Secretary on Wednesday, Nov.
15, filling the position left vacant
after Terrence Laster's recent res
ignation. Jennings is a junior
double-majoring in political sci
ence and international studies.
vice recycle cardboard food con
tainers. Marriott's tin food cans,
though, are not being recycled.
Food Service Manager Tim Tyree
says that he is in favor of doing
this, although he has no immedi
ate plans to implement tin can re
Marriott's cafeteria office also
does not recycle waste paper, but
most other campus offices do. The
Admission, Business, and Finan
cial Aid Offices, as well as the
Print Shop and Main Campus
Mailroom, recycle waste paper.
Another issue is the lack of in
termediate recycling sites, or recy
cling bins. Enough of these exist
inside buildings but more are
"Senate seems to be accomplish
ing much more this year than in
past years, but there is still room
for improvement." Jennings com
ments. She is working on creat
ing a Communications Committee
to address communications issues
on campus. The goals will be to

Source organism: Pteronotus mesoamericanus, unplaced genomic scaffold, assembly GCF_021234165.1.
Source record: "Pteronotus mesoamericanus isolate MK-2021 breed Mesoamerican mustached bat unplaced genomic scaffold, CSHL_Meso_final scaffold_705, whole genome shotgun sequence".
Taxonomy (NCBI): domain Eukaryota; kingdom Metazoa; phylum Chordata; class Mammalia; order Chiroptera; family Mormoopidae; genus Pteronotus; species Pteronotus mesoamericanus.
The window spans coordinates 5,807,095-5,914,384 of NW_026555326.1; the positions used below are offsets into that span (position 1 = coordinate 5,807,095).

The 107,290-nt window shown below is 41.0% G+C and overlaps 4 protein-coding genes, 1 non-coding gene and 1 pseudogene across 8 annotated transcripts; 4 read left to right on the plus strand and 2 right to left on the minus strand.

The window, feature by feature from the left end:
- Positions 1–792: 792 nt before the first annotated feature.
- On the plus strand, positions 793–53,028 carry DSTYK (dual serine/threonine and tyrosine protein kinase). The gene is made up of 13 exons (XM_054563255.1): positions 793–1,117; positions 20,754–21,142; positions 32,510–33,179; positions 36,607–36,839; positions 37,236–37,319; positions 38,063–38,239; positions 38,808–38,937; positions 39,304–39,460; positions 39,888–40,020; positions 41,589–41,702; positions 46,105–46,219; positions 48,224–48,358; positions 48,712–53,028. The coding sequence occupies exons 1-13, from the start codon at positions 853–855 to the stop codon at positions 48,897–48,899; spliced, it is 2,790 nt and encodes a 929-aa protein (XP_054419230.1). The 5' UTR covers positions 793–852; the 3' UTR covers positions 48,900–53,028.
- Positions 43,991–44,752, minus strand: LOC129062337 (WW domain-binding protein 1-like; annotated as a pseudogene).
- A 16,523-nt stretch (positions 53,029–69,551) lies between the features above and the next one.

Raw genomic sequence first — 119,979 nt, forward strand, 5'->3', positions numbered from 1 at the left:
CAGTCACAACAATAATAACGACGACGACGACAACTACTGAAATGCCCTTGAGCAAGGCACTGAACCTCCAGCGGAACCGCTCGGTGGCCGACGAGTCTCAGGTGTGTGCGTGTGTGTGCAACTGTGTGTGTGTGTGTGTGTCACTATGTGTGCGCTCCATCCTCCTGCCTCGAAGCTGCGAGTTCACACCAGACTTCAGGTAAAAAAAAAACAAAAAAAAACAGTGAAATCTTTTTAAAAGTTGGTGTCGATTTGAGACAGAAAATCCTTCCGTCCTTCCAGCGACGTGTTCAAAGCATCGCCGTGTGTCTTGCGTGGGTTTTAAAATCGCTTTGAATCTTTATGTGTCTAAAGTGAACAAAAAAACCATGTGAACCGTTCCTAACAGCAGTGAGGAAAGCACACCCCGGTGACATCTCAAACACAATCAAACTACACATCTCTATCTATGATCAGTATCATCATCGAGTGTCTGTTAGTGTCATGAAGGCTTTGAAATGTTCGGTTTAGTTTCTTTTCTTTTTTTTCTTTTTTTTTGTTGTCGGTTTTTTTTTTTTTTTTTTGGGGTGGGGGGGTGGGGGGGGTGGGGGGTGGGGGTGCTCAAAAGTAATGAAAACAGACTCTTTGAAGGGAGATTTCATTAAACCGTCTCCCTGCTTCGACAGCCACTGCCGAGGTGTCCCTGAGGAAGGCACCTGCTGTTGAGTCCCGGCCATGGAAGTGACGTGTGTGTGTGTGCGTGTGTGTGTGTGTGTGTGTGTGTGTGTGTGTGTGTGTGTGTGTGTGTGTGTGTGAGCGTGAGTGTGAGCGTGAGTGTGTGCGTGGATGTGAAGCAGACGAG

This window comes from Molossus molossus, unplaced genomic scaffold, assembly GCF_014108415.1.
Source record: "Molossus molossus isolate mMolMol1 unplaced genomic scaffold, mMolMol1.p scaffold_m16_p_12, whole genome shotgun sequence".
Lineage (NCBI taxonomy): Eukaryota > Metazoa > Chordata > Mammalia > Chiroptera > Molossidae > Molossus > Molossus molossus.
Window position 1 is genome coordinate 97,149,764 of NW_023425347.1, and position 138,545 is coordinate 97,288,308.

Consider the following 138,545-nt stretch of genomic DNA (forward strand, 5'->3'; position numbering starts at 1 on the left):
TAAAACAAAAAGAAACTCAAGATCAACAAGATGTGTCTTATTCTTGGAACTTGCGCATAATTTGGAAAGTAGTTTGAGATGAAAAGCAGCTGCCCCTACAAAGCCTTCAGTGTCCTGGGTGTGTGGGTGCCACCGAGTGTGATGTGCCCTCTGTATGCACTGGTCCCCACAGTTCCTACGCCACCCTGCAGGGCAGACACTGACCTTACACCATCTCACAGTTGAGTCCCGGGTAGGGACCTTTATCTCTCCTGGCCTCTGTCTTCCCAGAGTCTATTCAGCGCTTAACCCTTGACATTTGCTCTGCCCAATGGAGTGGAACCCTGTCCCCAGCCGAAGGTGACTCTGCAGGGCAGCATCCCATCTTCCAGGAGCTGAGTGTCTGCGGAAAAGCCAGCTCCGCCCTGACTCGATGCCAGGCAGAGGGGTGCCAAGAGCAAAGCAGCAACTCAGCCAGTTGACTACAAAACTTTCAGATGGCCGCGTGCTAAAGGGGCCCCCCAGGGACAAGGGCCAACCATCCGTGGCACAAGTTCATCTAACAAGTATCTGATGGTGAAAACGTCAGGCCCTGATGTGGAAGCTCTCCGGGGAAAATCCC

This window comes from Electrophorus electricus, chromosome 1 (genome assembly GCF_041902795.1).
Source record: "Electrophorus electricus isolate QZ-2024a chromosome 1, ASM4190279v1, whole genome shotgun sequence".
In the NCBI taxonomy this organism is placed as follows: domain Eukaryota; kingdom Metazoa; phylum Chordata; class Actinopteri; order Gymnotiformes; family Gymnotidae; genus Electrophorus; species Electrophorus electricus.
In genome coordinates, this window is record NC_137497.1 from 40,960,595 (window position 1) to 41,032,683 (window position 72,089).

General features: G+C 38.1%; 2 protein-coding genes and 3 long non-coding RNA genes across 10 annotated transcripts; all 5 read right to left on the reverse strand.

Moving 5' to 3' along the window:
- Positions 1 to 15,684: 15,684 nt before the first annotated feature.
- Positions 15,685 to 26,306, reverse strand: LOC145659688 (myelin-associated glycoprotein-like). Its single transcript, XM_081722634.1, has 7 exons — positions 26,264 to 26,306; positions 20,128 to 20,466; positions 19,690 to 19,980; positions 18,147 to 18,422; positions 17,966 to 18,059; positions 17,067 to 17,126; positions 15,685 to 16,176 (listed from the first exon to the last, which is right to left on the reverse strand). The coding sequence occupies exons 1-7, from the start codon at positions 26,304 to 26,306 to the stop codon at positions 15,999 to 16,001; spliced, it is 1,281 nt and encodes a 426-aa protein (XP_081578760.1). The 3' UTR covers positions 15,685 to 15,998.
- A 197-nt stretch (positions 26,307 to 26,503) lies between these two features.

improve the communication be
tween faculty and students, and
between Senate and the different
needed outside along Guilford's
sidewalks, says Petree.
Reaction to such a plan is mixed.
Petree notes that there are finan
cial and aesthetic considerations to
be addressed before any more bins
or dumpsters can be installed.
Forevergreen President Carolyn
Howes believes that student par
ticipation in recycling efforts can
be increased by encouraging them
to use existing containers.
Founders Hall Coordinator Jen
Harrison says that outside contain
ers "probably would be all right."
Whatever the outcome, Petree
says to Guilford's population,
"Hey, it [recycling] is out there,
let's do it."
student organizations on campus.
Senate President Rich Ewell
says Jennings was chosen be
cause, "She is someone who will
be good for decision making be
cause she's thoughtful and has
good communications skills. She
has already been active and re
sponsible in Senate."